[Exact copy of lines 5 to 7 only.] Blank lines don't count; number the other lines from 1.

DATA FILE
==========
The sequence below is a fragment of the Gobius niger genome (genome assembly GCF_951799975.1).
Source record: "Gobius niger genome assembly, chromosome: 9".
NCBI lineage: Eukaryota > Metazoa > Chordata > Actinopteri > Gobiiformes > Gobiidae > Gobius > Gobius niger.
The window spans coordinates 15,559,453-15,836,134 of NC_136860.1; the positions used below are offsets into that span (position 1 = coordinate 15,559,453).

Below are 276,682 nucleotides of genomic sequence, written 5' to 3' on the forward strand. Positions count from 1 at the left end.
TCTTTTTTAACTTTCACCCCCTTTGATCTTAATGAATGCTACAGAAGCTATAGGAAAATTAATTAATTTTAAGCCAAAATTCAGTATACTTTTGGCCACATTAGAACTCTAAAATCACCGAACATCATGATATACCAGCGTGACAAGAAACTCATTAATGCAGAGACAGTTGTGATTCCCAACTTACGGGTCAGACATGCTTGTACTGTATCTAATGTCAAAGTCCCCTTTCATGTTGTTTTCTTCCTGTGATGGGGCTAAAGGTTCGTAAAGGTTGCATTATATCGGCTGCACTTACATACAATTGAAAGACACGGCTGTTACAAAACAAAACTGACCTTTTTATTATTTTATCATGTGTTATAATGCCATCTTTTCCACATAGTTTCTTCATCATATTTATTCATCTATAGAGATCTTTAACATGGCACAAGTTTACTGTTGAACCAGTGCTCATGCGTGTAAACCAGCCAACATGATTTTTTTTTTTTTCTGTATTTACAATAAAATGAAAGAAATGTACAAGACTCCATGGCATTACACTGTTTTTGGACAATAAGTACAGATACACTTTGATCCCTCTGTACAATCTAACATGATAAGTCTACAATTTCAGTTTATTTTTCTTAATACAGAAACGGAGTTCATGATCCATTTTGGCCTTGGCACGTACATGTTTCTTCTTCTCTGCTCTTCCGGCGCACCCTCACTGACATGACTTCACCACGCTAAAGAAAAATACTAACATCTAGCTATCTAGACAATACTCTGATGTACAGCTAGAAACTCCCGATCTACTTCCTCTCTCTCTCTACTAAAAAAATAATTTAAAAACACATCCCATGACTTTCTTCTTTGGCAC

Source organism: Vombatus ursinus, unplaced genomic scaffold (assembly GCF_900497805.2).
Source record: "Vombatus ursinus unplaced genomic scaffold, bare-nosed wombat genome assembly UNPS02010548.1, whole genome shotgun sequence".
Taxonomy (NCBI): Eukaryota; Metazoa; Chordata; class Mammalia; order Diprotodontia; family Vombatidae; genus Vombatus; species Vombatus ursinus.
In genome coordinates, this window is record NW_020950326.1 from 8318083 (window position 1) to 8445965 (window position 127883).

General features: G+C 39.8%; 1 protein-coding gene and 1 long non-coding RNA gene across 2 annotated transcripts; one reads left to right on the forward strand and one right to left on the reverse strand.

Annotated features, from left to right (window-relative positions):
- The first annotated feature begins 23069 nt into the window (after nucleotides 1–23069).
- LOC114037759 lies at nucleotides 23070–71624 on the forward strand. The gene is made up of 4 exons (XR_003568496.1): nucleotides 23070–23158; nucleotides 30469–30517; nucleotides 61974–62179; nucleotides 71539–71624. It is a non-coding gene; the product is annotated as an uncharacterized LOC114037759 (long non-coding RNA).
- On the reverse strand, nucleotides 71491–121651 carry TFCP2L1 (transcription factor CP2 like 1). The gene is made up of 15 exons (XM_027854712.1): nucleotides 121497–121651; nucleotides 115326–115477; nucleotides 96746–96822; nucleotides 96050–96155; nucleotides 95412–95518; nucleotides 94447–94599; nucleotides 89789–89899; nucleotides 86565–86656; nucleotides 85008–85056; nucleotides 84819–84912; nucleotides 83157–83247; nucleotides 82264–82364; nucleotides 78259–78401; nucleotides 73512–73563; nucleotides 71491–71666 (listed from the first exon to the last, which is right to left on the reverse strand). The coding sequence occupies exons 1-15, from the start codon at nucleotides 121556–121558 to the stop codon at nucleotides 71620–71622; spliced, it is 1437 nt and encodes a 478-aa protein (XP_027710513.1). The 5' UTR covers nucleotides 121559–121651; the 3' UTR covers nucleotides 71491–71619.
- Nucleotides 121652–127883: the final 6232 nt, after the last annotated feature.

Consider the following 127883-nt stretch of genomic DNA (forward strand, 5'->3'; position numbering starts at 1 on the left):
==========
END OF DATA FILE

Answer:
Below are 276,682 nucleotides of genomic sequence, written 5' to 3' on the forward strand. Positions count from 1 at the left end.
TCTTTTTTAACTTTCACCCCCTTTGATCTTAATGAATGCTACAGAAGCTATAGGAAAATTAATTAATTTTAAGCCAAAATTCAGTATACTTTTGGCCACATTAGAACTCTAAAATCACCGAACATCATGATATACCAGCGTGACAAGAAACTCATTAATGCAGAGACAGTTGTGATTCCCAACTTACGGGTCAGACATGCTTGTACTGTATCTAATGTCAAAGTCCCCTTTCATGTTGTTTTCTTCCTGTGATGGGGCTAAAGGTTCGTAAAGGTTGCATTATATCGGCTGCACTTACATACAATTGAAAGACACGGCTGTTACAAAACAAAACTGACCTTTTTATTATTTTATCATGTGTTATAATGCCATCTTTTCCACATAGTTTCTTCATCATATTTATTCATCTATAGAGATCTTTAACATGGCACAAGTTTACTGTTGAACCAGTGCTCATGCGTGTAAACCAGCCAACATGATTTTTTTTTTTTTCTGTATTTACAATAAAATGAAAGAAATGTACAAGACTCCATGGCATTACACTGTTTTTGGACAATAAGTACAGATACACTTTGATCCCTCTGTACAATCTAACATGATAAGTCTACAATTTCAGTTTATTTTTCTTAATACAGAAACGGAGTTCATGATCCATTTTGGCCTTGGCACGTACATGTTTCTTCTTCTCTGCTCTTCCGGCGCACCCTCACTGACATGACTTCACCACGCTAAAGAAAAATACTAACATCTAGCTATCTAGACAATACTCTGATGTACAGCTAGAAACTCCCGATCTACTTCCTCTCTCTCTCTACTAAAAAAATAATTTAAAAACACATCCCATGACTTTCTTCTTTGGCAC

Source organism: Vombatus ursinus, unplaced genomic scaffold (assembly GCF_900497805.2).